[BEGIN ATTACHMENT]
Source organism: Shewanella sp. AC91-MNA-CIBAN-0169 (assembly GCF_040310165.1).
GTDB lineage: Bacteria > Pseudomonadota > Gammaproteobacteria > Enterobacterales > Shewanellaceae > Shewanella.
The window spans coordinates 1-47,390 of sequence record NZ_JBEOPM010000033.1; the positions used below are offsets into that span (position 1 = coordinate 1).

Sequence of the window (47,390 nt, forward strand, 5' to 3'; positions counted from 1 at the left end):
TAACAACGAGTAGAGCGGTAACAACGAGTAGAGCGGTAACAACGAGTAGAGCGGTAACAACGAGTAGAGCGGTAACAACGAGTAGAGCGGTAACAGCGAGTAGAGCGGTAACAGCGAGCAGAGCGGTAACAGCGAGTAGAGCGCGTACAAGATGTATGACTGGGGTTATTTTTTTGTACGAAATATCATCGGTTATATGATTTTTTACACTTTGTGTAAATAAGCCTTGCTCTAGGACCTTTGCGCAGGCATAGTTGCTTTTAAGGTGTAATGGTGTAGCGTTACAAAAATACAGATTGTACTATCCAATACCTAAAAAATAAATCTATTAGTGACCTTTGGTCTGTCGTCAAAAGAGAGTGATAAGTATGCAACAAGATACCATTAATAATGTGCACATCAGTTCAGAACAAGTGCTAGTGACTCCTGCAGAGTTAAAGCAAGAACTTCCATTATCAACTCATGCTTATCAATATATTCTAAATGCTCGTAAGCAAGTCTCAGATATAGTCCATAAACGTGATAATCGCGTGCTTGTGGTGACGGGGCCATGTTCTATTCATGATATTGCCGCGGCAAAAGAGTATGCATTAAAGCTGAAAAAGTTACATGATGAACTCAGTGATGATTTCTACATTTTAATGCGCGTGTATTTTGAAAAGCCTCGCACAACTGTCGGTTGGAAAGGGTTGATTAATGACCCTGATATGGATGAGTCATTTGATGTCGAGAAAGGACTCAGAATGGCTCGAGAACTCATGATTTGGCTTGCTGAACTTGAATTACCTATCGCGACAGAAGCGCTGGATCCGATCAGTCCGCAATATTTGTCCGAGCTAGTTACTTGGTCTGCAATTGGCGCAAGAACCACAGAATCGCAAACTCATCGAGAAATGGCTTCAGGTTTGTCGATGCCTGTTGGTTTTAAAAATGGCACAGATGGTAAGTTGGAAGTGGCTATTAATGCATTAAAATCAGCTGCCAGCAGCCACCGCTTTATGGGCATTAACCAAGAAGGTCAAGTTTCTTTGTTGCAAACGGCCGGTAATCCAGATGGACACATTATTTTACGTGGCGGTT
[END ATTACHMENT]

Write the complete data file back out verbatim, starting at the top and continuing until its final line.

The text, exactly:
Source organism: Shewanella sp. AC91-MNA-CIBAN-0169 (assembly GCF_040310165.1).
GTDB lineage: Bacteria > Pseudomonadota > Gammaproteobacteria > Enterobacterales > Shewanellaceae > Shewanella.
The window spans coordinates 1-47,390 of sequence record NZ_JBEOPM010000033.1; the positions used below are offsets into that span (position 1 = coordinate 1).

Sequence of the window (47,390 nt, forward strand, 5' to 3'; positions counted from 1 at the left end):
TAACAACGAGTAGAGCGGTAACAACGAGTAGAGCGGTAACAACGAGTAGAGCGGTAACAACGAGTAGAGCGGTAACAACGAGTAGAGCGGTAACAGCGAGTAGAGCGGTAACAGCGAGCAGAGCGGTAACAGCGAGTAGAGCGCGTACAAGATGTATGACTGGGGTTATTTTTTTGTACGAAATATCATCGGTTATATGATTTTTTACACTTTGTGTAAATAAGCCTTGCTCTAGGACCTTTGCGCAGGCATAGTTGCTTTTAAGGTGTAATGGTGTAGCGTTACAAAAATACAGATTGTACTATCCAATACCTAAAAAATAAATCTATTAGTGACCTTTGGTCTGTCGTCAAAAGAGAGTGATAAGTATGCAACAAGATACCATTAATAATGTGCACATCAGTTCAGAACAAGTGCTAGTGACTCCTGCAGAGTTAAAGCAAGAACTTCCATTATCAACTCATGCTTATCAATATATTCTAAATGCTCGTAAGCAAGTCTCAGATATAGTCCATAAACGTGATAATCGCGTGCTTGTGGTGACGGGGCCATGTTCTATTCATGATATTGCCGCGGCAAAAGAGTATGCATTAAAGCTGAAAAAGTTACATGATGAACTCAGTGATGATTTCTACATTTTAATGCGCGTGTATTTTGAAAAGCCTCGCACAACTGTCGGTTGGAAAGGGTTGATTAATGACCCTGATATGGATGAGTCATTTGATGTCGAGAAAGGACTCAGAATGGCTCGAGAACTCATGATTTGGCTTGCTGAACTTGAATTACCTATCGCGACAGAAGCGCTGGATCCGATCAGTCCGCAATATTTGTCCGAGCTAGTTACTTGGTCTGCAATTGGCGCAAGAACCACAGAATCGCAAACTCATCGAGAAATGGCTTCAGGTTTGTCGATGCCTGTTGGTTTTAAAAATGGCACAGATGGTAAGTTGGAAGTGGCTATTAATGCATTAAAATCAGCTGCCAGCAGCCACCGCTTTATGGGCATTAACCAAGAAGGTCAAGTTTCTTTGTTGCAAACGGCCGGTAATCCAGATGGACACATTATTTTACGTGGCGGTT